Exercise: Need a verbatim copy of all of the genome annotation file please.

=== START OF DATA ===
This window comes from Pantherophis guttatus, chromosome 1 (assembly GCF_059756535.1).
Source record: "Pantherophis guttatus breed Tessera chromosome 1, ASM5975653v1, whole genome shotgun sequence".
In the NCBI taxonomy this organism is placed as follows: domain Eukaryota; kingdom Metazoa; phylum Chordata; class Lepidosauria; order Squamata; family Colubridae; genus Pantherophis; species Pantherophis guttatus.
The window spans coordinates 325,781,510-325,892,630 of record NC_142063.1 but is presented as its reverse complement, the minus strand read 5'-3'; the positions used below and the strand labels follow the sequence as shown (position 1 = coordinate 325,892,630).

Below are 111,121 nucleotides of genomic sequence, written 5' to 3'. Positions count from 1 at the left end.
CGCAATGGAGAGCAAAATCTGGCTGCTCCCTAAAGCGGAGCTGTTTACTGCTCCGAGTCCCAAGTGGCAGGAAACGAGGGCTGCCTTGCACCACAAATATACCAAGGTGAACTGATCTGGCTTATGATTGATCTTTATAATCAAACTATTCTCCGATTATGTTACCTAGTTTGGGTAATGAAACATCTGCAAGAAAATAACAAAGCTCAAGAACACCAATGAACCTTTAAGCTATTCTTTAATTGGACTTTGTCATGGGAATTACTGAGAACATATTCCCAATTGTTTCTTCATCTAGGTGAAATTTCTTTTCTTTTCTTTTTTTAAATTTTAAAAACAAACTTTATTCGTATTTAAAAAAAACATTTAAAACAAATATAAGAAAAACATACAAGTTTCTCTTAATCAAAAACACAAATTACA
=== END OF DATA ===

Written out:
This window comes from Pantherophis guttatus, chromosome 1 (assembly GCF_059756535.1).
Source record: "Pantherophis guttatus breed Tessera chromosome 1, ASM5975653v1, whole genome shotgun sequence".
In the NCBI taxonomy this organism is placed as follows: domain Eukaryota; kingdom Metazoa; phylum Chordata; class Lepidosauria; order Squamata; family Colubridae; genus Pantherophis; species Pantherophis guttatus.
The window spans coordinates 325,781,510-325,892,630 of record NC_142063.1 but is presented as its reverse complement, the minus strand read 5'-3'; the positions used below and the strand labels follow the sequence as shown (position 1 = coordinate 325,892,630).

Below are 111,121 nucleotides of genomic sequence, written 5' to 3'. Positions count from 1 at the left end.
CGCAATGGAGAGCAAAATCTGGCTGCTCCCTAAAGCGGAGCTGTTTACTGCTCCGAGTCCCAAGTGGCAGGAAACGAGGGCTGCCTTGCACCACAAATATACCAAGGTGAACTGATCTGGCTTATGATTGATCTTTATAATCAAACTATTCTCCGATTATGTTACCTAGTTTGGGTAATGAAACATCTGCAAGAAAATAACAAAGCTCAAGAACACCAATGAACCTTTAAGCTATTCTTTAATTGGACTTTGTCATGGGAATTACTGAGAACATATTCCCAATTGTTTCTTCATCTAGGTGAAATTTCTTTTCTTTTCTTTTTTTAAATTTTAAAAACAAACTTTATTCGTATTTAAAAAAAACATTTAAAACAAATATAAGAAAAACATACAAGTTTCTCTTAATCAAAAACACAAATTACA